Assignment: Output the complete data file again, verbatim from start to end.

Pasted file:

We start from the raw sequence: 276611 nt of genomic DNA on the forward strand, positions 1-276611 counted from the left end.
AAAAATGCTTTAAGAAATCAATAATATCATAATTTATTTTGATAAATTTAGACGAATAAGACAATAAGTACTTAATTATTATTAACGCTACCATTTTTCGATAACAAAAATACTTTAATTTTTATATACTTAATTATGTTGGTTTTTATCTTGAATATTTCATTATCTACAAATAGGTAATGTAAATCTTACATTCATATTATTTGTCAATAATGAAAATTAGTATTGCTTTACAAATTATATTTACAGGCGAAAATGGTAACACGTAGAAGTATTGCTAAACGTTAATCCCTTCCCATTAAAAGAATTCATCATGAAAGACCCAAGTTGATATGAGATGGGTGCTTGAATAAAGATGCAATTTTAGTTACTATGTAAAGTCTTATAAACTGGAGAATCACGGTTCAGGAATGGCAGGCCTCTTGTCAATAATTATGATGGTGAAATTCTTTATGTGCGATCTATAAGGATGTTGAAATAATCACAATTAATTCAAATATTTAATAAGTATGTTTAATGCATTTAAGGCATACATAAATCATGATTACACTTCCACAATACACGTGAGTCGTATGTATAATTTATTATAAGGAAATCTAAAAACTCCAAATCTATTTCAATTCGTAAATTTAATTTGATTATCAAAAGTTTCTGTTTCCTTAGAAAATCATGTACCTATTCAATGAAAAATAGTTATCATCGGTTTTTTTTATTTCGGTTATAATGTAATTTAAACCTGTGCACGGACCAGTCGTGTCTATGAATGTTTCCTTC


We start from the raw sequence: 276611 nt of genomic DNA on the forward strand, positions 1-276611 counted from the left end.
AAAAATGCTTTAAGAAATCAATAATATCATAATTTATTTTGATAAATTTAGACGAATAAGACAATAAGTACTTAATTATTATTAACGCTACCATTTTTCGATAACAAAAATACTTTAATTTTTATATACTTAATTATGTTGGTTTTTATCTTGAATATTTCATTATCTACAAATAGGTAATGTAAATCTTACATTCATATTATTTGTCAATAATGAAAATTAGTATTGCTTTACAAATTATATTTACAGGCGAAAATGGTAACACGTAGAAGTATTGCTAAACGTTAATCCCTTCCCATTAAAAGAATTCATCATGAAAGACCCAAGTTGATATGAGATGGGTGCTTGAATAAAGATGCAATTTTAGTTACTATGTAAAGTCTTATAAACTGGAGAATCACGGTTCAGGAATGGCAGGCCTCTTGTCAATAATTATGATGGTGAAATTCTTTATGTGCGATCTATAAGGATGTTGAAATAATCACAATTAATTCAAATATTTAATAAGTATGTTTAATGCATTTAAGGCATACATAAATCATGATTACACTTCCACAATACACGTGAGTCGTATGTATAATTTATTATAAGGAAATCTAAAAACTCCAAATCTATTTCAATTCGTAAATTTAATTTGATTATCAAAAGTTTCTGTTTCCTTAGAAAATCATGTACCTATTCAATGAAAAATAGTTATCATCGGTTTTTTTTATTTCGGTTATAATGTAATTTAAACCTGTGCACGGACCAGTCGTGTCTATGAATGTTTCCTTC